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Governor Directs DWD to Incorporate Best Practices for Opioid Prescription into Work Comp Statutes

The abuse of opioid medications like oxycodone, hydrocodone, and methadone has been described as having reached epidemic levels in the State of Wisconsin. In September of 2016 Governor Scott Walker unveiled the creation of a “Task Force on Opioid Abuse,” with an aim to work toward reducing and reversing the current trend of opioid abuse in the State.

The task force is chaired by Lieutenant Governor Rebecca Kleefisch and Representative John Nygren. Other members of the task force include representatives from the AG’s office, the Wisconsin Medical Society, and the Office of the Commissioner of Insurance—to name just a few. The task force submitted a report to the Governor in late 2016, which outlined a number of legislative and executive initiatives that it was recommending for consideration and implementation in 2017.

On January 5, 2017, Governor Walker issued Executive Order #228, directing several of Wisconsin’s agencies to take specific actions based upon the task force’s recommendations. The Department of Workforce Development (“DWD”), for its part, was instructed to :

“…review the Workers Compensation Research Institute’s most recent report on interstate variation on opioid use and consult with the Workers Compensation Advisory Council to incorporate best practices into Wisconsin’s workers compensation statutes.”

The study that the Governor was referring to was published by the WCRI in June of 2016[1] and analyzed the patterns of opioid prescriptions to injured workers in 25 states—one of them being Wisconsin. In terms of the amount of opioids being prescribed to each injured worker, Wisconsin came in below the 25 state median amount. That being said, the study also found that the average amount of opioids being prescribed to injured workers in Wisconsin rose by 17% from 2012 to 2014.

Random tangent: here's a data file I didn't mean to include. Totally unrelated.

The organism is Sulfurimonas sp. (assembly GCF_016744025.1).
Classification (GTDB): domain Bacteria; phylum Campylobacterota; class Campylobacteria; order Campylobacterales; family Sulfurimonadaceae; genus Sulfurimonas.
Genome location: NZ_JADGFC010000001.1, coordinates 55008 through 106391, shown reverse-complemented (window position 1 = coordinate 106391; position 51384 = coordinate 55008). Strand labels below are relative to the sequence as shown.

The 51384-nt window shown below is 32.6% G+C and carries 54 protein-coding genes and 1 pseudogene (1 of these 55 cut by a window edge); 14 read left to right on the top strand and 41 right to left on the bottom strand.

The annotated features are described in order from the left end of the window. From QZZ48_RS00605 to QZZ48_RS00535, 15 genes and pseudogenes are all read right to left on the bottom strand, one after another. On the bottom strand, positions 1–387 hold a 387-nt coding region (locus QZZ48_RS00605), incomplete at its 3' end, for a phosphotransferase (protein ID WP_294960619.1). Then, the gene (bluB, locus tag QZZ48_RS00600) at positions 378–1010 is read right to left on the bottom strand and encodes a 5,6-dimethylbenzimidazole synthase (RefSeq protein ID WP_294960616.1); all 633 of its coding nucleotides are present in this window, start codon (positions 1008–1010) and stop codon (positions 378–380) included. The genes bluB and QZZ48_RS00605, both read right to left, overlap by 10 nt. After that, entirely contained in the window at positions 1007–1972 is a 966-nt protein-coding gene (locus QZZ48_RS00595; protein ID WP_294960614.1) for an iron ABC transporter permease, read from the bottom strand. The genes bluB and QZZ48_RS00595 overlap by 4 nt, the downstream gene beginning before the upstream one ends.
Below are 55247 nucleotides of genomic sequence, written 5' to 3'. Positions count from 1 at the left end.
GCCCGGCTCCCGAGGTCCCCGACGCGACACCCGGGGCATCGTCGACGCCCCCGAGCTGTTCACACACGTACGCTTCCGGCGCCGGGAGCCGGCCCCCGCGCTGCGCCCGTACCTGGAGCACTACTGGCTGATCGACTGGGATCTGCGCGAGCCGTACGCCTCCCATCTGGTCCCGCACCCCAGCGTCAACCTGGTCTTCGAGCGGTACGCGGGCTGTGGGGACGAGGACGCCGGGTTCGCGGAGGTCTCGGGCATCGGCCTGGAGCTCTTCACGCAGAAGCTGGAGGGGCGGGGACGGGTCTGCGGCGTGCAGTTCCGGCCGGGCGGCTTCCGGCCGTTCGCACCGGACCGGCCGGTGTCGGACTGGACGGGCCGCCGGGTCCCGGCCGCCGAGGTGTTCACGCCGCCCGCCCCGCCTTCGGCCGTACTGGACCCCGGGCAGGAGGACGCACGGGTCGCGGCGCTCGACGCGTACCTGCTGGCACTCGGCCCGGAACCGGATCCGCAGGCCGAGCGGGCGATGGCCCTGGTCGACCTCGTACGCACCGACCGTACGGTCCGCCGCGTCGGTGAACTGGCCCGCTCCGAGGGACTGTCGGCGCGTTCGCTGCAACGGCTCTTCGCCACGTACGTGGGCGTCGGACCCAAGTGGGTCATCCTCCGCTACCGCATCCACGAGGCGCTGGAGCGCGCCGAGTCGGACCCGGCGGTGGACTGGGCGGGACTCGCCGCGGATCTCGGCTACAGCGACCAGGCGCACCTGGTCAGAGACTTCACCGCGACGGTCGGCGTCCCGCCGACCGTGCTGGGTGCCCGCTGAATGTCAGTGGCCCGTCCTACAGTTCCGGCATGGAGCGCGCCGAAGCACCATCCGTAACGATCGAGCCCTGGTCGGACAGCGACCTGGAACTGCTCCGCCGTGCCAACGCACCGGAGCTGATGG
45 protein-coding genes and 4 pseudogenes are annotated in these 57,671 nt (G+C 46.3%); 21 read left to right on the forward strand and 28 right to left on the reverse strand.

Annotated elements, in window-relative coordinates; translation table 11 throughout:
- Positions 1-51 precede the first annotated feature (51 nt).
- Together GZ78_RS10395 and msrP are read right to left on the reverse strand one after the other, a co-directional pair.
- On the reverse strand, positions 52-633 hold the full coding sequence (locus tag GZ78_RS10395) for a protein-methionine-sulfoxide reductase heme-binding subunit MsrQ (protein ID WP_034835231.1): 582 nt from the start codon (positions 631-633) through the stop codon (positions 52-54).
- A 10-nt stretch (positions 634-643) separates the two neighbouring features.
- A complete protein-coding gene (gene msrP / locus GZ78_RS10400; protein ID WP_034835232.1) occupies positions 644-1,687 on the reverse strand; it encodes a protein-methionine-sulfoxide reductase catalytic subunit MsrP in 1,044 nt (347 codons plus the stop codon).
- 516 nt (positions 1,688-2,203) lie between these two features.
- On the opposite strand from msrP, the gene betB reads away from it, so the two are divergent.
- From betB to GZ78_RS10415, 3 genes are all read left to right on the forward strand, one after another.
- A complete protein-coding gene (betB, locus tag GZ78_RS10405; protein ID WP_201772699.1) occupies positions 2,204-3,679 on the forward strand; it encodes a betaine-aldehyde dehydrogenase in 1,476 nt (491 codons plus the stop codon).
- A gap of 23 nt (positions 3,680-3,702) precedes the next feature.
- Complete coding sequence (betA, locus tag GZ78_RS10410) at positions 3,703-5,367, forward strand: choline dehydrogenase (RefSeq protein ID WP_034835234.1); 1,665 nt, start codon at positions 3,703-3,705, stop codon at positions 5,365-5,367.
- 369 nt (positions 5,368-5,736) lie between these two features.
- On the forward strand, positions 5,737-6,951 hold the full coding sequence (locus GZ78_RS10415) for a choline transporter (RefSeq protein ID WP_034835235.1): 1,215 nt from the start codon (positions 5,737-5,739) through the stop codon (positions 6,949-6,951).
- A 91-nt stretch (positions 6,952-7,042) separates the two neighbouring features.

The study also looked at the prevalence of prescribing opioids in conjunction with benzodiazepines and muscle relaxants. According to the study, taking these types of medications at the same time “may be potentially dangerous because all three classes of medications have a sedating effect and the additive effect could lead to respiratory depression.” The study reported that 1 out of 15 injured workers in Wisconsin were prescribed opioids and benzodiazepines at the same time, and that 30% of injured workers in Wisconsin were prescribed opioids and muscle relaxants at the same time. However, it was extremely uncommon (<2%) for all three types of drugs to be prescribed concurrently.

As we move further into 2017, it will be interesting to see what sort of impact the WCRI’s study will have on the consultation process between the DWD and the Worker’s Compensation Advisory Counsel, and whether any substantive changes to the Worker’s Compensation Act (WCA) or its implementing regulations will be made as a result.

[1] Liu T, Thumala V, Wang D. Interstate Variations in Use of Opioids, 3rd Edition. WCRI. 2016.